Why are British businesses struggling to recruit?The real question business owners should be asking themselves is, ‘why are employees being so choosy?’ Bosses who have worked hard to forge their way in the business world may feel that this problem could be classed as a luxury. After all, shouldn’t candidates be happy that there is a high demand for jobs as well as the opportunity to receive a better wage? CV-Library’s Managing Director, John Salt says Brexit is to blame, adding that it has created a cloud of uncertainty that’s hovering above the employee landscape in the UK.
The Brexit blameSalt says that political uncertainty is not only making employees cling to their current jobs, but it’s also making them fearful about moving sectors – with many seeing it as the wrong climate to take risks.
He adds that as a “result, organisations have had no choice but to push up pay in a bid to entice professionals out of their current roles.”You would think better money would be a motivator for many to take a leap in a different corporate direction, however, these efforts aren’t paying off, he says.
Could vacant jobs trigger a bust?“If the government does not focus on boosting the UK economy, we may well see a high number of UK companies reach breaking point in the next six months,” he adds. The lack of talent filling crucial roles is a complicated time for business owners and especially for SMEs where every position counts. Whilst a job boom usually equates to prosperity, the murky undertones of this political climate have made it hard for business owners and employees alike to bask in the positive outcome of a fertile job market and the opportunities that come with it.
Some sectors might not make itThese statistics reveal that we’re teetering on the economic edge. It’s a climate where certain industries might not survive in the long-term. For example, whilst jobs in construction have seen a 21.7% increase in the number of applicants this year, there has been a 26.8% decrease in people applying for retail-based roles, something that has, (no doubt), been spurred on by the decline of the British high street.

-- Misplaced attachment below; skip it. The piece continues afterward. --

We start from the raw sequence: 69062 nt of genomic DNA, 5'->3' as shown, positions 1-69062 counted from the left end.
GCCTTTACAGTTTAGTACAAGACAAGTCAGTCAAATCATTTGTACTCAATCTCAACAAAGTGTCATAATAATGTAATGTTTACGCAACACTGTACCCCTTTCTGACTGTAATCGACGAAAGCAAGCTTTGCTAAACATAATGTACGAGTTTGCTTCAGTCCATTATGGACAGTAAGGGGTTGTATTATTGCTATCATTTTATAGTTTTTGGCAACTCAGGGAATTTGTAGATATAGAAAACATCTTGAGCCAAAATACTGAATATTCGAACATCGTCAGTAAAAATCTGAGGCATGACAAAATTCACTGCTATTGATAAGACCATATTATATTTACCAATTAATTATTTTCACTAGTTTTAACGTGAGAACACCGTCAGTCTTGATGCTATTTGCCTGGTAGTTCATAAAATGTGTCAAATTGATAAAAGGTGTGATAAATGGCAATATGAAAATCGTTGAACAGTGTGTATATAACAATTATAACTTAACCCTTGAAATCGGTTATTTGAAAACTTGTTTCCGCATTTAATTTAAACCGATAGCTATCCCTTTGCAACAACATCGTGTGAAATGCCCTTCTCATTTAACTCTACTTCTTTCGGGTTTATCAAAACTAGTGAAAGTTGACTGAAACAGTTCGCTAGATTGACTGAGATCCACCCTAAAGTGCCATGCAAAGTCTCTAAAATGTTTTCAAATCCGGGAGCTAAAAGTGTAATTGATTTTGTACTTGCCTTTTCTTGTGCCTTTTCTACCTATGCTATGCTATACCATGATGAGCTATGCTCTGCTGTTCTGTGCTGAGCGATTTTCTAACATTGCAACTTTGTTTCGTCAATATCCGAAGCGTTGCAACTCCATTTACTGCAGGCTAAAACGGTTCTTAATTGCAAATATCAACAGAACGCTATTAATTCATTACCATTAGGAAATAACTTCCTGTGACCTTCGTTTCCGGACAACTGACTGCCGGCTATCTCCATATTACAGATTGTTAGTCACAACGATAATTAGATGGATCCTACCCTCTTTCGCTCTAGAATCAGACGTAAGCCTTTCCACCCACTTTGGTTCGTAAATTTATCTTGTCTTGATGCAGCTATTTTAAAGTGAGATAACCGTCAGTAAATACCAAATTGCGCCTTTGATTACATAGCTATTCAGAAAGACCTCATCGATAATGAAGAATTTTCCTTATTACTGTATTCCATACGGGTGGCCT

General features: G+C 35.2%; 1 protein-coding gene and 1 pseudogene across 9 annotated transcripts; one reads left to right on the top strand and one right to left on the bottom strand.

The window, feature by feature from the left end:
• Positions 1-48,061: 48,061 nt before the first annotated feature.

Is market disruption to blame?The sectors that seem to be struggling to recruit candidates are ones which are being disrupted by new technologies. For example, in the customer service industry, the likes of chatbots and other advancements in AI could render human employees obsolete. This is the same with retail, where the e-commerce revolution has stalled the more traditional businesses in the sector. Even more startling is the fact that the social care industry looks set to be disrupted by ‘robot carers’. Does your business operate in one of the sectors that are failing to attract talent? Check below…
- 8,160 fewer applications (34.5%)
2. Customer Service
- 283,079 less applications (down 32.3%)
- 35,969 less applications (down 30.6%)
- 135,288 less applications (down 26.8%)
5. Social Care
- 79,726 less applications (down 19.9%)
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